A new study on the behavioural habits of new electric bike riders has concluded that increasingly they leave the car at home as time goes on.
The finding is attributed in part to people discovering that a motor-driven tailwind will take them further than they perhaps previously could have gone by bicycle. In fact, the researchers discovered that electric bike riders were averaging 340% longer journeys in a day, but also seemingly taking more journeys.
The data gathered found that typically cyclists would cover an average of 1.3 miles, while electric bike riders would bump that to a daily average of 5.7 miles. Based out of Oslo, Norway, where cycling rates are not as high as they are in neighbouring parts of Europe, the authors argue that the effects could be broader where cycle culture is given a chance to thrive.
As part of the electric bike’s share of trips made, the average tally grew very quickly to reach 49% of trips made from 17% previously when cycling. That meant that the e-Bike quickly began to cannibalise trips that would otherwise have been driven, taken by public transit or walked. Perhaps more interesting is that pedal-powered trips remained fairly static.
Fearing that the trend would tail off as the novelty wore off, the researchers took extra time to assess the trend and actually found that over time users were actually riding more. They also had the benefit of working with a comparison group of prospective e-Bike buyers. This, says the authors, showed that “studies that do not include a comparison group run the risk of over or under-estimating the influence of an e-bike, depending on time of year.”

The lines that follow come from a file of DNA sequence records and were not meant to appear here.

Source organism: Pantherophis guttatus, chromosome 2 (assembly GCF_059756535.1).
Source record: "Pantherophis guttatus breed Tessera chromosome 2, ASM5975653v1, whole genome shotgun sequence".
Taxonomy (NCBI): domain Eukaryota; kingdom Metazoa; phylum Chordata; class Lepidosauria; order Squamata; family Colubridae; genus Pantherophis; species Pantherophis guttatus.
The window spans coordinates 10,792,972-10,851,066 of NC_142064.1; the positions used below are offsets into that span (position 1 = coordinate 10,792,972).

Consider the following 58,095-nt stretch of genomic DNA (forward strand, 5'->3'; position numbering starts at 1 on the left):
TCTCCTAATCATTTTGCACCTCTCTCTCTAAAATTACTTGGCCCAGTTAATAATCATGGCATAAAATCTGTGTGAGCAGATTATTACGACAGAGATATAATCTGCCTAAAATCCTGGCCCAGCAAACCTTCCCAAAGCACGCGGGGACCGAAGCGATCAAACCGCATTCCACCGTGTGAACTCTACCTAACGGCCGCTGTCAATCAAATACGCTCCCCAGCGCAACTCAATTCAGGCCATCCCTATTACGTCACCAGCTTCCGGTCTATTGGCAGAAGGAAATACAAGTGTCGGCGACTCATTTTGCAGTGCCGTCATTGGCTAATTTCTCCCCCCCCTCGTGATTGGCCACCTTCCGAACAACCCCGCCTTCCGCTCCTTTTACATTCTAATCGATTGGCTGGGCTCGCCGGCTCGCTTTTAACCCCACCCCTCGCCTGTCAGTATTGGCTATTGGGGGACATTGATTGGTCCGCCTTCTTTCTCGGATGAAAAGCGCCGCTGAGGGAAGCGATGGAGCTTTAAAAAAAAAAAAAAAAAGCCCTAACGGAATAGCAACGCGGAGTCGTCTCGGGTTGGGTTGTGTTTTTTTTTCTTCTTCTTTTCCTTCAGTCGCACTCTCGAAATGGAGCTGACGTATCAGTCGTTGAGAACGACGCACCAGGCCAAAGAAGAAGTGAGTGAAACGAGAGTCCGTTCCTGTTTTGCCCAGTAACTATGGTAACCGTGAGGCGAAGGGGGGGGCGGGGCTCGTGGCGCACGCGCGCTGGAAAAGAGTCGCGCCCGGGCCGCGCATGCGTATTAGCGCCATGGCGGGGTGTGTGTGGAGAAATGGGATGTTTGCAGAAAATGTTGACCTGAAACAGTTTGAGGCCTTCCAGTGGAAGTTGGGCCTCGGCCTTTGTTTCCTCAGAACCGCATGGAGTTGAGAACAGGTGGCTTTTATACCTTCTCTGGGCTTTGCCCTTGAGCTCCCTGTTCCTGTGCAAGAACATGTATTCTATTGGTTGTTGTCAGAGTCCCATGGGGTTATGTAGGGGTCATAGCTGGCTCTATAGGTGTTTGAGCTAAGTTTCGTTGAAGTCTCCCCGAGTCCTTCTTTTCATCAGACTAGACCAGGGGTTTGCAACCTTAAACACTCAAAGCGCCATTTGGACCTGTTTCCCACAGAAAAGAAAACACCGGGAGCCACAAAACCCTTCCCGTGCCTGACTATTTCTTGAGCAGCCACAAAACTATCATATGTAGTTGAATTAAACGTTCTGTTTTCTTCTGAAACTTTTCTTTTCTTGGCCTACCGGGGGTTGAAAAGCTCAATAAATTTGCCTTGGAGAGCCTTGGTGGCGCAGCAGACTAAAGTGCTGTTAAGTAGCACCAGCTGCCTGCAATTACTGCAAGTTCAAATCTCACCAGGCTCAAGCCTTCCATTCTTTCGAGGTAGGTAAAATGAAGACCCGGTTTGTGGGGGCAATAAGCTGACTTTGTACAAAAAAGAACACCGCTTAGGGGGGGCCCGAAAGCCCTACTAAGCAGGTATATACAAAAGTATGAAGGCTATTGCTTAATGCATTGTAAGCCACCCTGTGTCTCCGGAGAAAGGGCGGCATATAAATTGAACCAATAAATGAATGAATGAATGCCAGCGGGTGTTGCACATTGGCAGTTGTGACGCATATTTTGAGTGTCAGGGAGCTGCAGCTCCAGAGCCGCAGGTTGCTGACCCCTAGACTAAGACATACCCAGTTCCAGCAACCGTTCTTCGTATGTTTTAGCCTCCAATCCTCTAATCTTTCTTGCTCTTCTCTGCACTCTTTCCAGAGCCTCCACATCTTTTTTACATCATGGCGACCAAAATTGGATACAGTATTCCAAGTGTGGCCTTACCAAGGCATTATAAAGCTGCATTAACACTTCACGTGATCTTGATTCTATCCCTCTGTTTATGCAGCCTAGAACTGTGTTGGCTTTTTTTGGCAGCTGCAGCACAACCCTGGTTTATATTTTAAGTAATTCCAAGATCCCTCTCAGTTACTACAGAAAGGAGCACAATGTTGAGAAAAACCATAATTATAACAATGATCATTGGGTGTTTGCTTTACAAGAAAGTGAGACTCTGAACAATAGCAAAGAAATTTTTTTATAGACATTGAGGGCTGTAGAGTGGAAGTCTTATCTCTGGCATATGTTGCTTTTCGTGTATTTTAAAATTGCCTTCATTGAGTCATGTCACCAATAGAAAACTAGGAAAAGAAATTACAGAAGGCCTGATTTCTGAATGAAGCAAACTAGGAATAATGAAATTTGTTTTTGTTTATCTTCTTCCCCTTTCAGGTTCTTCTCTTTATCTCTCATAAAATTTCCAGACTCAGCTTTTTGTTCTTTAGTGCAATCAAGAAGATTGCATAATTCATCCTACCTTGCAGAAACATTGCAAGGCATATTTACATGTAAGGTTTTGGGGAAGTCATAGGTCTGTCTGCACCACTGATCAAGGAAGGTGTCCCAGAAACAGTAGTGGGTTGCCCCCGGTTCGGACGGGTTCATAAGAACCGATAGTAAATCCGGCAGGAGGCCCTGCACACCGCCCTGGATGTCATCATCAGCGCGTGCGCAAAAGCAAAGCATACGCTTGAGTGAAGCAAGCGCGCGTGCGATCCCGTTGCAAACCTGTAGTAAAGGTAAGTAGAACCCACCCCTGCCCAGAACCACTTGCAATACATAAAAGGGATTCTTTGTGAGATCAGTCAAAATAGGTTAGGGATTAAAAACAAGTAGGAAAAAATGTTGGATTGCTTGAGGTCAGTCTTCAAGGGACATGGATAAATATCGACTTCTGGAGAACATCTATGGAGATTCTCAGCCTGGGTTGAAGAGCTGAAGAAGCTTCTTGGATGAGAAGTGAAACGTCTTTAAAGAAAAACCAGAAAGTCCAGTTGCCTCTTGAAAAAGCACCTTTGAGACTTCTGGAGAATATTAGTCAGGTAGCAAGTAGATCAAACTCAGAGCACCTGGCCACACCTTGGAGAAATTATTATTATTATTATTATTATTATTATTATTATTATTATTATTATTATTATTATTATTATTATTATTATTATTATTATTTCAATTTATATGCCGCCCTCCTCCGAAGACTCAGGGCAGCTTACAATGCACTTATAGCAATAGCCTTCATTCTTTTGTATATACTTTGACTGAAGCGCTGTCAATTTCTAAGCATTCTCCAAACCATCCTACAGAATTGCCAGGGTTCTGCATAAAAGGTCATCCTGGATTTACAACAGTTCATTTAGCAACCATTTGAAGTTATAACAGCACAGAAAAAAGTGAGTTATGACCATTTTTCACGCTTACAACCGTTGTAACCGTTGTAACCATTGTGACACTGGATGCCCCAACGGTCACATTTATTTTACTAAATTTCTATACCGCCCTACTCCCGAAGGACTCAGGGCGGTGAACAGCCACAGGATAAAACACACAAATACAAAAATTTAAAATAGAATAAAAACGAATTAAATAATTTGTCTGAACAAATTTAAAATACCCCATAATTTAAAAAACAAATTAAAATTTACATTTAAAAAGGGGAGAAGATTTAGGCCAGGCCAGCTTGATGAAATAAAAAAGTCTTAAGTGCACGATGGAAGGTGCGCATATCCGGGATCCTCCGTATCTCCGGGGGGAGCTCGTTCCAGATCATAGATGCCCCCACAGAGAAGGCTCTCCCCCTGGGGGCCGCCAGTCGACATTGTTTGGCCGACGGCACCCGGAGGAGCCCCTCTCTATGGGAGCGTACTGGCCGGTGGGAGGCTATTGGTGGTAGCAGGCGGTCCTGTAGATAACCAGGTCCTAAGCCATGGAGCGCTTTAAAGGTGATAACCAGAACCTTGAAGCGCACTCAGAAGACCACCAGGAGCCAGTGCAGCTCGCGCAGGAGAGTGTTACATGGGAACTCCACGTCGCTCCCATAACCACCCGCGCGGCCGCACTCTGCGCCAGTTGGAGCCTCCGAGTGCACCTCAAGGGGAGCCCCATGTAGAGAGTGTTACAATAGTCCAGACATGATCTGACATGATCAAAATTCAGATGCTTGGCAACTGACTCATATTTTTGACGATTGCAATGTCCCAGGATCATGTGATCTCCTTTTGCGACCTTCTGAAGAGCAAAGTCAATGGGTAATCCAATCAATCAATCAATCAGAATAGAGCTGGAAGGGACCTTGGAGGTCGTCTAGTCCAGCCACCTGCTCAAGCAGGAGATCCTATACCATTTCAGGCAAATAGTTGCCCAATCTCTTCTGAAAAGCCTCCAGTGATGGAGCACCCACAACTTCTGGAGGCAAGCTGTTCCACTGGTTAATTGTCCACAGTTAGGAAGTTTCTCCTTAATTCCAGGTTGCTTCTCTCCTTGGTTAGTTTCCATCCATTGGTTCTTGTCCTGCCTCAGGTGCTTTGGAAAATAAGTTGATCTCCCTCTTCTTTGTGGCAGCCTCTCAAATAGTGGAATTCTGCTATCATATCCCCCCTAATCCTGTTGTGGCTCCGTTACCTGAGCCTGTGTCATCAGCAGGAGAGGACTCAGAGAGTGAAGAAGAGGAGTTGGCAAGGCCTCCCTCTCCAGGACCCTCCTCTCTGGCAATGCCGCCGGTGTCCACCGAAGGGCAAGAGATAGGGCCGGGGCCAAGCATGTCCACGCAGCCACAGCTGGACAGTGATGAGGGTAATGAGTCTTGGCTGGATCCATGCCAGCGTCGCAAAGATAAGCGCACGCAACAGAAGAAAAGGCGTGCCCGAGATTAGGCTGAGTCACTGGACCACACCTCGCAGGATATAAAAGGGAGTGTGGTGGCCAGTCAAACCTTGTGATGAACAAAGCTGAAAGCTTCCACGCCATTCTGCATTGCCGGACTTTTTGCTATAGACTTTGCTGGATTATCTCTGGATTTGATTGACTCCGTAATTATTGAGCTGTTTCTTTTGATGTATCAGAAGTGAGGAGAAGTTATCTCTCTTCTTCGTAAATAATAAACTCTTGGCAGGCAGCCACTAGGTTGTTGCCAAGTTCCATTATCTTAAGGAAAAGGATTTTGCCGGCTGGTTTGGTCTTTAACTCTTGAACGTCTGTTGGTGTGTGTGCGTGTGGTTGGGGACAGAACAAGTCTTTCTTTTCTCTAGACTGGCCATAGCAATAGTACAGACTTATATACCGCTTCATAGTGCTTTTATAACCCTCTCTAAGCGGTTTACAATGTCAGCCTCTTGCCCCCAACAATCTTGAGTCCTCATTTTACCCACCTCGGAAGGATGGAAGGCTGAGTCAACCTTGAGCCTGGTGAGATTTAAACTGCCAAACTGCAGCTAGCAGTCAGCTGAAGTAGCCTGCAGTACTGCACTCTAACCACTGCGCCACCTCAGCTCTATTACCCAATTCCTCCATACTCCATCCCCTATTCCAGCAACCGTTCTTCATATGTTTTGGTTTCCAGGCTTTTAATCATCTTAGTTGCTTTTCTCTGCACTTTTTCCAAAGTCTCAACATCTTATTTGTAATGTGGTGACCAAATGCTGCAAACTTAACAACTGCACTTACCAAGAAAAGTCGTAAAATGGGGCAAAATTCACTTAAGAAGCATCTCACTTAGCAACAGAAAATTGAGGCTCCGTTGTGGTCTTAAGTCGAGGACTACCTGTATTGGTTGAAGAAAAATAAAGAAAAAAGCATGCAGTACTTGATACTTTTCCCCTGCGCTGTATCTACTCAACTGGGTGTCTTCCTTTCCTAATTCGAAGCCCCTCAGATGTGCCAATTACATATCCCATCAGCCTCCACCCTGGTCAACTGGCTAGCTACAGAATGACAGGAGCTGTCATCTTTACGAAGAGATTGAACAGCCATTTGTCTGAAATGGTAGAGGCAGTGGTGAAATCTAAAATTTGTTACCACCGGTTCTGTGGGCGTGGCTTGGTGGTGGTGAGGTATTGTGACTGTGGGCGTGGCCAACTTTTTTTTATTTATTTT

“The evidence from our data works against a novelty effect (Sun et al., 2020) for short term users. Rather, it confirms previous findings indicating that people tend to go through a learning process where they discover new trip purposes for where to use the e-bike (Dill & Rose, 2012),” says the paper.
The research actually has roots dating back as far as 2014 when separate initial surveys were sent to to a pool of new e-Bike users, meaning that seasonal change could be factored in to the findings. In total, travel diaries from 954 participants were tracked detailing how people moved.
“The fact that the observed results are the same when comparing with a broader more representative sample of the population could potentially have direct implications for calculations of the socio-economic benefits of supporting e-bikes,” wrote the research authors, speculating that the e-Bike’s potential to change transport patterns could be exponential with the right promotion from policy makers.
“The “E-bike effect”, i.e. the change in cycled kms from before to after for the customer group was 6.1 kms (representing a cycling share of 28 percent) relative to the comparison group. In our 2013 study, participants were given an e-bike to use for two weeks’ time. Here we found an “e-bike effect” of 6.6 km (20 percent cycling share). Taking the effect sizes into consideration, the huge change we found in cycling activity for short-term e-bike users is replicated with actual customers. If anything, the change in cycling share is somewhat larger than it was for the short-term users.”
The study’s findings can be read in full here.
Related: Is using an e-Bike cheating? These bodies of research dispel a persistent myth.
(Image courtesy of Bosch)